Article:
Category Archives: Technologies

Medicines, devices, information

Into the valley of death rode … no-one? Where are Europe’s entrepreneurial investors?

Binoculars portrait (dscn4659_mod_vign_sm)

Looking for Investors

Considerable public funding goes into research.  To the dismay, though, of many, European countries in the main are very poor at commercialising this research, and thus return of this public investment is often zero euros.

Reasons lie in at least two places:

  • EU member states (outside of the ‘anglo’ tradition) tend to ‘own’ their own research facilities, and
  • These countries also tend to classify researchers as civil servant.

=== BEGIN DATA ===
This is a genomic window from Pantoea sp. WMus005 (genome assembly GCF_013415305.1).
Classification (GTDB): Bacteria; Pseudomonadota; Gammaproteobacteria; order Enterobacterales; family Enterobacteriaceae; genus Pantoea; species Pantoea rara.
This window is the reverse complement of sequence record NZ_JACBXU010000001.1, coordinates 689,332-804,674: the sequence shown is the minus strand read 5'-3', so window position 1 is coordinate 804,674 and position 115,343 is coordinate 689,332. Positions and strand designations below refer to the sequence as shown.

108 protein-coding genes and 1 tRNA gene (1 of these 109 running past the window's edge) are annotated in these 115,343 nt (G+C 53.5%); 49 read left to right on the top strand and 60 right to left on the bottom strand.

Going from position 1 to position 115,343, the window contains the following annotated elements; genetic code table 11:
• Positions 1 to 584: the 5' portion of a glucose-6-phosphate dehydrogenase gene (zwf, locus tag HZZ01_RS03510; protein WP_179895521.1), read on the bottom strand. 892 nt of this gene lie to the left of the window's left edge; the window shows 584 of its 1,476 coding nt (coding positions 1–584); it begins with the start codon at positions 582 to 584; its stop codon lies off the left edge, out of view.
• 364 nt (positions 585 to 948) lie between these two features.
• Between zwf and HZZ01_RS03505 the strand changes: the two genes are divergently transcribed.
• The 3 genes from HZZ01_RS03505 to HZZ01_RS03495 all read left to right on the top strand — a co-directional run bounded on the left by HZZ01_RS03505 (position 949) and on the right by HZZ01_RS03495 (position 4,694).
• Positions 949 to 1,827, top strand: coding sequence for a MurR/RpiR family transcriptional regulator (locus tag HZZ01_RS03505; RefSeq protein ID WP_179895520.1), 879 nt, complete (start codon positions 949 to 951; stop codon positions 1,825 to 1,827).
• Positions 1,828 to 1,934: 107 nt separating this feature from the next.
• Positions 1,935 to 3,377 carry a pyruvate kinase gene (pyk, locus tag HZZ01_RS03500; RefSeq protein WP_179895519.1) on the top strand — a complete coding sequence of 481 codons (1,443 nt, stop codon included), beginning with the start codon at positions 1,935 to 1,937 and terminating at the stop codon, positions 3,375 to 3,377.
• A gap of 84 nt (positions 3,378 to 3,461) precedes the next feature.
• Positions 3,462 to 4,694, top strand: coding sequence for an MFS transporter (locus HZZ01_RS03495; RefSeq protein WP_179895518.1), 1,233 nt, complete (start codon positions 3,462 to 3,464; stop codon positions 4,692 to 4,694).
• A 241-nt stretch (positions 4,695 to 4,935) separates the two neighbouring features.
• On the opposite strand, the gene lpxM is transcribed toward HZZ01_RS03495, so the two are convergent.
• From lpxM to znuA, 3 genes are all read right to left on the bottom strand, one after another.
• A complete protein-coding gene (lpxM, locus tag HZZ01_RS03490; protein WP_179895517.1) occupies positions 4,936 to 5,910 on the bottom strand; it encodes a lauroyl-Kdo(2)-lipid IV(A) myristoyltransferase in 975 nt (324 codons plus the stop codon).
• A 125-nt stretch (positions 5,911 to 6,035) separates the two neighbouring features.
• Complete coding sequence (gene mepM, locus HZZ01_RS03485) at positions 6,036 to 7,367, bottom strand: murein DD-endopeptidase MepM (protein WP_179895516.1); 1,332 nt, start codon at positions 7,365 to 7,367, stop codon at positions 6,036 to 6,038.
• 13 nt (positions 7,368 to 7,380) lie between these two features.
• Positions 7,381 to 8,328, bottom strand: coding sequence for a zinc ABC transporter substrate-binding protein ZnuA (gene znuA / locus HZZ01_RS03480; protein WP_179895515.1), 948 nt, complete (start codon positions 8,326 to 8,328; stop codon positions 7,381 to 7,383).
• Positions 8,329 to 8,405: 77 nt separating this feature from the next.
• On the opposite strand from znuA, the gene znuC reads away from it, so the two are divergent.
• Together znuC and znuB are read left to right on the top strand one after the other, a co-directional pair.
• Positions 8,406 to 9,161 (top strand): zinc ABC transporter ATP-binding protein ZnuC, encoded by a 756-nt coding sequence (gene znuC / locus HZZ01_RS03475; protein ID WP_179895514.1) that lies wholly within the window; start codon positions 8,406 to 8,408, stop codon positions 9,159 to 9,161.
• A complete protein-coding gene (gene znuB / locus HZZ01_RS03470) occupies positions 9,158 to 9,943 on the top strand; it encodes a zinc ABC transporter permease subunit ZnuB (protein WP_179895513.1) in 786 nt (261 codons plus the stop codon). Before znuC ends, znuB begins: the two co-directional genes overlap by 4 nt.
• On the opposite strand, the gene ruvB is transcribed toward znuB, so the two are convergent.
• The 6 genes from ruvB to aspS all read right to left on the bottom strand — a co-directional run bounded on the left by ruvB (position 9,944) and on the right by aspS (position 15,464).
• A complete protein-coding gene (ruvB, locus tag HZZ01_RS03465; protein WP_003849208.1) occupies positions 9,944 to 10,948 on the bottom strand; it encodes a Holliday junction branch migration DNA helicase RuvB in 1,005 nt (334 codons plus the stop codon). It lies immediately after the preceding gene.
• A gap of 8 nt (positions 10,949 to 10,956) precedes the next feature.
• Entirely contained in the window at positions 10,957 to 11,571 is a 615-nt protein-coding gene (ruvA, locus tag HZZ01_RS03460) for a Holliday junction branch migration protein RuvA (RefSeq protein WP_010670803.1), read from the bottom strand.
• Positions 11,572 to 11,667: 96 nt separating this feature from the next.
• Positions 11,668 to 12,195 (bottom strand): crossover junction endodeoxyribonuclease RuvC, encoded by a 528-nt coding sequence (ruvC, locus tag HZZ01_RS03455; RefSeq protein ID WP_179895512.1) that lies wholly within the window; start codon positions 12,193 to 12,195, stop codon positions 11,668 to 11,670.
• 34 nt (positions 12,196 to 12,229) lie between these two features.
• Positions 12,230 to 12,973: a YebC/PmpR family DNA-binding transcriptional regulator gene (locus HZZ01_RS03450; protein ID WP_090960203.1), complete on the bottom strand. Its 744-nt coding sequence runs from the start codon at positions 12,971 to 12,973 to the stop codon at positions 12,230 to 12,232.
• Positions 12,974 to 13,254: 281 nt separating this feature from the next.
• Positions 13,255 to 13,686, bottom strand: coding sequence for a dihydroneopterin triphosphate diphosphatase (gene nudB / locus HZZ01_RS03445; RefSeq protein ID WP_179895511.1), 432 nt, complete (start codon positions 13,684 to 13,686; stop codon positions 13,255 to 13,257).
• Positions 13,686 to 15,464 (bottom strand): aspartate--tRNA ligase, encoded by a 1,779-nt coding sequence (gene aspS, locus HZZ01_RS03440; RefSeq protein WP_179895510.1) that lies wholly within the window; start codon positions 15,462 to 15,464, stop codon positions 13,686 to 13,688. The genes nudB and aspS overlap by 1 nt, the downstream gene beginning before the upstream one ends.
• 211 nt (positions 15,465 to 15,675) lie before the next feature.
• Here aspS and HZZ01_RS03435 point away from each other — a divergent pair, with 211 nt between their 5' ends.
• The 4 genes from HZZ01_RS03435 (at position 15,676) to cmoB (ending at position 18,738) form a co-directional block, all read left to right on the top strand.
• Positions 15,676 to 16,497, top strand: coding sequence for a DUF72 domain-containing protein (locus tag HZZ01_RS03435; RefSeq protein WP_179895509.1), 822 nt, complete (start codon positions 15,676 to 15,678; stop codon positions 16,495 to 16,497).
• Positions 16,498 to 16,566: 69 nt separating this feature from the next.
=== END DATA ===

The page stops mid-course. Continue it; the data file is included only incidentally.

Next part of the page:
This means in the main that the intellectual property becomes publicly owned and very hard to get out of government hands and into that of entrepreneurs.  The European Commission has noted the very positive impact of the US Bayh-Dole act of some years ago, which removed state ownership of intellectual property and resulted in a step-change improvement in commercialisation in the US from the 1980s on and which continues to contribute to US leadership.  European commentators have lamented the inability of European States to compete, but intergovernmental initiatives around competitiveness have failed to address much simpler and more basic remedies from innovative start-ups.

What we have in Europe instead are:

  • weak access to venture capital/private equity across the industry,
  • difficulty knowing about the research in the first place, and